“It’s the culture of status quo: You rub my back, I’ll rub your back and we’ll make some money.”
That was Gov. Paul LePage back in December 2015, describing the Land for Maine’s Future program.
LePage makes a lot of loose claims about shady actions in government. But it appears he could be onto something here. Not about the Augusta land conservation effort he labeled “corrupt” without the slightest bit of evidence, but a little deal of his own that’s starting to get some attention.
It’s called the Big Six Forest Conservation Easement, a $5.7 million effort to protect from development a huge swath of land on Maine’s Canadian border. Through a combination of federal, state, and private funds, the land’s owner is looking for a large payoff to keep the land functioning as it is, producing maple syrup. Part of this funding mix would be more than $1 million from the Land for Maine’s Future program.
For years, LePage has tried to undermine the LMF program, claiming it was a tool for the wealthy that was paid for to the detriment of Maine taxpayers.
LePage told a radio interviewer he would stand in the way of a proposed LMF project in Augusta last year, because “I think that is gouging the taxpayers of the state of Maine and I won’t do it because it is corrupt.”
And as the Portland Press Herald reported in January, “LePage has been critical of Maine’s land conservation and environmental communities, claiming conservation programs largely benefit only wealthy landowners looking for property tax shelters.”
LePage famously failed to release taxpayer-approved bonds for the program, and caused a conflagration in the Legislature. Eventually he relented, but he was so opposed to the program as a concept that he was willing to face legal rebuke in order to undermine it.
So it’s quite a surprise to learn, through a recent report by the Bangor Daily’s Mike Shepherd, that LePage has done a 180-degree spin and is now fully supportive of pushing LMF funds to the Big Six project.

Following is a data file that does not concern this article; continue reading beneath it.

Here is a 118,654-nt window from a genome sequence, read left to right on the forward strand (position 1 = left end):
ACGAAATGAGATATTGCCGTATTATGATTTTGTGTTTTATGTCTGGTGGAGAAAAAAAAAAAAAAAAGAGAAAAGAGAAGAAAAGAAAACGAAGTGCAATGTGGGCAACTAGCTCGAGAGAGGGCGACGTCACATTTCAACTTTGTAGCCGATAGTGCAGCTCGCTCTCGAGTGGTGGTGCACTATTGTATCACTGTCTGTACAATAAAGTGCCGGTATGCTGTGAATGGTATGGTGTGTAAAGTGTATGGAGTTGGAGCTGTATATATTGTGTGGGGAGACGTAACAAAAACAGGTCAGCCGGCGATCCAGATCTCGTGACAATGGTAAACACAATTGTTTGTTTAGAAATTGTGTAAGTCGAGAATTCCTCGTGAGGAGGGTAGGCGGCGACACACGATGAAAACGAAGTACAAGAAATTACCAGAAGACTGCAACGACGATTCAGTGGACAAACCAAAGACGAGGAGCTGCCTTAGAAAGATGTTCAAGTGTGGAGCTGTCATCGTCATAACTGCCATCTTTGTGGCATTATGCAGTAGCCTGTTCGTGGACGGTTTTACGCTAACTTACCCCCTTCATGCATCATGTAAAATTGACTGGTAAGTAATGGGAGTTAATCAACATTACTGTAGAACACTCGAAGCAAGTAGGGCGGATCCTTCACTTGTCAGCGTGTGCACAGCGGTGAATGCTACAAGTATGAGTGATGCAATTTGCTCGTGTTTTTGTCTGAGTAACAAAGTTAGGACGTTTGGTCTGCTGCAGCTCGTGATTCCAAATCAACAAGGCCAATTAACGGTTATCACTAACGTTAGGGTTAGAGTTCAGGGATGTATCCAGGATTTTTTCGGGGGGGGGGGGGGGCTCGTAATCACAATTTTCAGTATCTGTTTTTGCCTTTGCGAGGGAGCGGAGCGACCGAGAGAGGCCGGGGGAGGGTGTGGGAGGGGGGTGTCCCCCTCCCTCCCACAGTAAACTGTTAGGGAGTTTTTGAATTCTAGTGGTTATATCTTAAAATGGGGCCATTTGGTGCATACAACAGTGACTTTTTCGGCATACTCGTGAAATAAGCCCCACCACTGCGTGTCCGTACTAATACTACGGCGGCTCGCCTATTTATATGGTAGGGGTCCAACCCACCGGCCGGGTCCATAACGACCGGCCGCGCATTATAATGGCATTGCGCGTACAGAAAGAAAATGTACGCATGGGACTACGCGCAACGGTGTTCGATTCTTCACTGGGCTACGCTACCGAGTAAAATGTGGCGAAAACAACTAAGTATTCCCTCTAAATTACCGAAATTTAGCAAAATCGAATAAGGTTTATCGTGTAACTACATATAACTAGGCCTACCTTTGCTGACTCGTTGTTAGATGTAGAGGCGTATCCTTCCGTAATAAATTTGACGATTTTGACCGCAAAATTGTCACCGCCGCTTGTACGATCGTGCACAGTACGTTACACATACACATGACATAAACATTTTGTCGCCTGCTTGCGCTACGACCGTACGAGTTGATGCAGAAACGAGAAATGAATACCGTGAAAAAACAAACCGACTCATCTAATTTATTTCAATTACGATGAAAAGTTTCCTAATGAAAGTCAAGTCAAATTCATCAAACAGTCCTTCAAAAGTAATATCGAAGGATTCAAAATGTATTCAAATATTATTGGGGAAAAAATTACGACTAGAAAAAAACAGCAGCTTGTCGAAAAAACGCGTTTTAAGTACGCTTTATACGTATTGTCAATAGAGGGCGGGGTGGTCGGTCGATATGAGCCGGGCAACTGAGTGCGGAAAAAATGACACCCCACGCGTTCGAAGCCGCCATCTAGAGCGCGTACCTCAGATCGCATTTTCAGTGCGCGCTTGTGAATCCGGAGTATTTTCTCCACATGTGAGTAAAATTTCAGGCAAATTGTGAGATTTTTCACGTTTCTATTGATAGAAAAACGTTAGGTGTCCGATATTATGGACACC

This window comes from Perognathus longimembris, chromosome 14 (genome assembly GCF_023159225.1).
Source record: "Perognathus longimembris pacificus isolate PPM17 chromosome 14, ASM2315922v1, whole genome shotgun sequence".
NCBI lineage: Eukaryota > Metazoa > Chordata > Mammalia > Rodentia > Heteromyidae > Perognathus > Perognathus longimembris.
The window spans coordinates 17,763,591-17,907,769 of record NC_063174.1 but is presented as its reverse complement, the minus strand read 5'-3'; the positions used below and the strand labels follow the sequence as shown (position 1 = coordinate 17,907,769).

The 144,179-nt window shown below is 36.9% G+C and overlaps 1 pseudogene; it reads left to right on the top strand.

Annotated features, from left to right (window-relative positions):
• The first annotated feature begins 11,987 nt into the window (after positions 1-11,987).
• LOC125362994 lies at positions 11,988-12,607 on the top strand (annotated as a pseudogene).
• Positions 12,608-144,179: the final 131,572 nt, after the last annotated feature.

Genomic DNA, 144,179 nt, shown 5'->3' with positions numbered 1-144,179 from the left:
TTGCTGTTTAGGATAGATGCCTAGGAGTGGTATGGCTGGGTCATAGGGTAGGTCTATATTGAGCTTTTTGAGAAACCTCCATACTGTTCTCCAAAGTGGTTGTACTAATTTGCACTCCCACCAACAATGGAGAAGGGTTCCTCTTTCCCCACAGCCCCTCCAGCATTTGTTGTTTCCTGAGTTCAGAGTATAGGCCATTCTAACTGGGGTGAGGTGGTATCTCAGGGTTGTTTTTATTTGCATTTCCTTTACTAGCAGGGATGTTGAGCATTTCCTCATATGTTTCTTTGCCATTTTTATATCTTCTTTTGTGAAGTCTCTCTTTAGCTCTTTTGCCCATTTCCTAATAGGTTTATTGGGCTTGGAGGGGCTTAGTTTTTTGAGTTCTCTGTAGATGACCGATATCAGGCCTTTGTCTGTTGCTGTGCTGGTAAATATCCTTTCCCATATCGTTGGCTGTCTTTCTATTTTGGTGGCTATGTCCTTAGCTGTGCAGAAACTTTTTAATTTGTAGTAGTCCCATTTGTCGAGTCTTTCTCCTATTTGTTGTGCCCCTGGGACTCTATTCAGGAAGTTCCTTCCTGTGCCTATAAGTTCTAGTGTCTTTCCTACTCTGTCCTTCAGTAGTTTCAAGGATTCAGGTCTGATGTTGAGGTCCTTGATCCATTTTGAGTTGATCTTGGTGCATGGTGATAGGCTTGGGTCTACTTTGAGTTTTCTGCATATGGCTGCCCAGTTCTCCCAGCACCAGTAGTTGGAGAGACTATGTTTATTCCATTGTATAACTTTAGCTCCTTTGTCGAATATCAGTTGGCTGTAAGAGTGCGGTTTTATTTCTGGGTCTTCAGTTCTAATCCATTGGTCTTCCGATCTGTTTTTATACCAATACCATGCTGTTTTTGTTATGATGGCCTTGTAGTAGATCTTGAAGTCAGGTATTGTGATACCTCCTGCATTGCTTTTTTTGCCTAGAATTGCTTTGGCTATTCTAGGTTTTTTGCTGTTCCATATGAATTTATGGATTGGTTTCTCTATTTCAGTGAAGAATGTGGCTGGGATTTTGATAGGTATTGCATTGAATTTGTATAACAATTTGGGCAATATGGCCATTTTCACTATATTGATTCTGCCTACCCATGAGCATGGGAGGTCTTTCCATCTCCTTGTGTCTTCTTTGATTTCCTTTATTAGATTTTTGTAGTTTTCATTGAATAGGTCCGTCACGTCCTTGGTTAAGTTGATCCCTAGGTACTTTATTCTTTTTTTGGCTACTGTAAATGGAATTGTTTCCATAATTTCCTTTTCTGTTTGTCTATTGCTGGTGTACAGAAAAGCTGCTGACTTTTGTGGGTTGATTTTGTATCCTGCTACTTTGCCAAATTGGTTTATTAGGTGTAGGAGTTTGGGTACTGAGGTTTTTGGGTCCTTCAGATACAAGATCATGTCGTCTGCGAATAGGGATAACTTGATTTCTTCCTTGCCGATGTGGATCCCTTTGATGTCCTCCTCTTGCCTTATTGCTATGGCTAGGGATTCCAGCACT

What could have caused LePage to have such a drastic change of heart?
Enter Paul Fortin.
Fortin is the owner of the Big Six land, and would be the recipient of the millions in taxpayer funding if the conservation easement is approved. The total size of the project is more than 23,600 acres, which would make Fortin a pretty good match for LePage’s “wealthy landowner” categorization.
So how does a “wealthy landowner” like Fortin come to win the governor’s support for a $5 million taxpayer-subsidized windfall?
According to Maine and federal campaign finance reports, Fortin has been a major contributor to Paul LePage’s political efforts.
Fortin and his company donated $6,000 to the governor’s campaign in 2014. And last year he upped the ante.
In July 2016, Fortin stepped up to the plate in a major way. He wrote a check for a whopping $20,000 to LePage’s “IcePAC” political action committee.
Fortin’s donations to LePage’s campaign are not anything out of the ordinary. But writing a check for $20,000 to a PAC when the governor isn’t even up for reelection is a pretty major development.
And when the governor of a state does an about-face after years of opposition to a program like LMF after receiving a massive political donation, and when that policy change means a multi-million dollar payout to the donor, someone has to start asking questions.
What the people of Maine deserve to know is — did LePage and Fortin discuss the Big Six project as part of the donation solicitation?
Did anyone on LePage’s staff discuss this project within the context of what may be the biggest political donation Fortin ever made, and one of the biggest donations ever made to LePage’s PAC?
The implications of such a potential quid pro quo are substantial. The very definition of corruption is the exchange of campaign donations for policy favoritism. In this case, we’d be talking about the exchange of a $20,000 donation for more than $1 million in Maine taxpayer funds, and a pathway to more than $5 million altogether in federal, state, and private funds.
As the governor himself put it, “You rub my back, I’ll rub your back and we’ll make some money.”
LePage is not a sophisticated political actor, and it’s not surprising that he and his neophyte handlers would be oblivious to the horrible optics of such a situation. The irony here is that the Big Six deal looks terrible primarily because of the governor’s own characterizations of the LMF program. LePage needs to explain why using taxpayer funds for land conservation in other cases is “corrupt”, but using them to the benefit of one of his biggest donors is not.
The people of Maine deserve to know the facts behind the Big Six project and Gov. LePage’s sudden change of heart.